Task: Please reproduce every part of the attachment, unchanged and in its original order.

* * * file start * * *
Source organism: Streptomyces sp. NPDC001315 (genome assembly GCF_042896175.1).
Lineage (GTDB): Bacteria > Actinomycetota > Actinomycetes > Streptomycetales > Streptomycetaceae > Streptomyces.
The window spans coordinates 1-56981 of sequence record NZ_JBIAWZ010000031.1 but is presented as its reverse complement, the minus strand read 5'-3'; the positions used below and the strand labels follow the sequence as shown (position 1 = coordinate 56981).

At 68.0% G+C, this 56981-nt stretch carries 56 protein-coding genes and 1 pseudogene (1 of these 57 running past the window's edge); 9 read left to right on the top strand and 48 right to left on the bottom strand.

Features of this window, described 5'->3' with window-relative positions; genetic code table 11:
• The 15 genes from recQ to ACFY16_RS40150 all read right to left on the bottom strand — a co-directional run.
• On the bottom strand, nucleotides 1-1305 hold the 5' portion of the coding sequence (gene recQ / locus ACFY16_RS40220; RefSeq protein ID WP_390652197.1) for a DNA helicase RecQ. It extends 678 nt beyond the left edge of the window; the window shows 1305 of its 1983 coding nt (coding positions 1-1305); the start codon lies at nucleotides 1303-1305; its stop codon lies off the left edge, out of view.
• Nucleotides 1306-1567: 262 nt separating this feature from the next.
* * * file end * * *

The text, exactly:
Source organism: Streptomyces sp. NPDC001315 (genome assembly GCF_042896175.1).
Lineage (GTDB): Bacteria > Actinomycetota > Actinomycetes > Streptomycetales > Streptomycetaceae > Streptomyces.
The window spans coordinates 1-56981 of sequence record NZ_JBIAWZ010000031.1 but is presented as its reverse complement, the minus strand read 5'-3'; the positions used below and the strand labels follow the sequence as shown (position 1 = coordinate 56981).

At 68.0% G+C, this 56981-nt stretch carries 56 protein-coding genes and 1 pseudogene (1 of these 57 running past the window's edge); 9 read left to right on the top strand and 48 right to left on the bottom strand.

Features of this window, described 5'->3' with window-relative positions; genetic code table 11:
• The 15 genes from recQ to ACFY16_RS40150 all read right to left on the bottom strand — a co-directional run.
• On the bottom strand, nucleotides 1-1305 hold the 5' portion of the coding sequence (gene recQ / locus ACFY16_RS40220; RefSeq protein ID WP_390652197.1) for a DNA helicase RecQ. It extends 678 nt beyond the left edge of the window; the window shows 1305 of its 1983 coding nt (coding positions 1-1305); the start codon lies at nucleotides 1303-1305; its stop codon lies off the left edge, out of view.
• Nucleotides 1306-1567: 262 nt separating this feature from the next.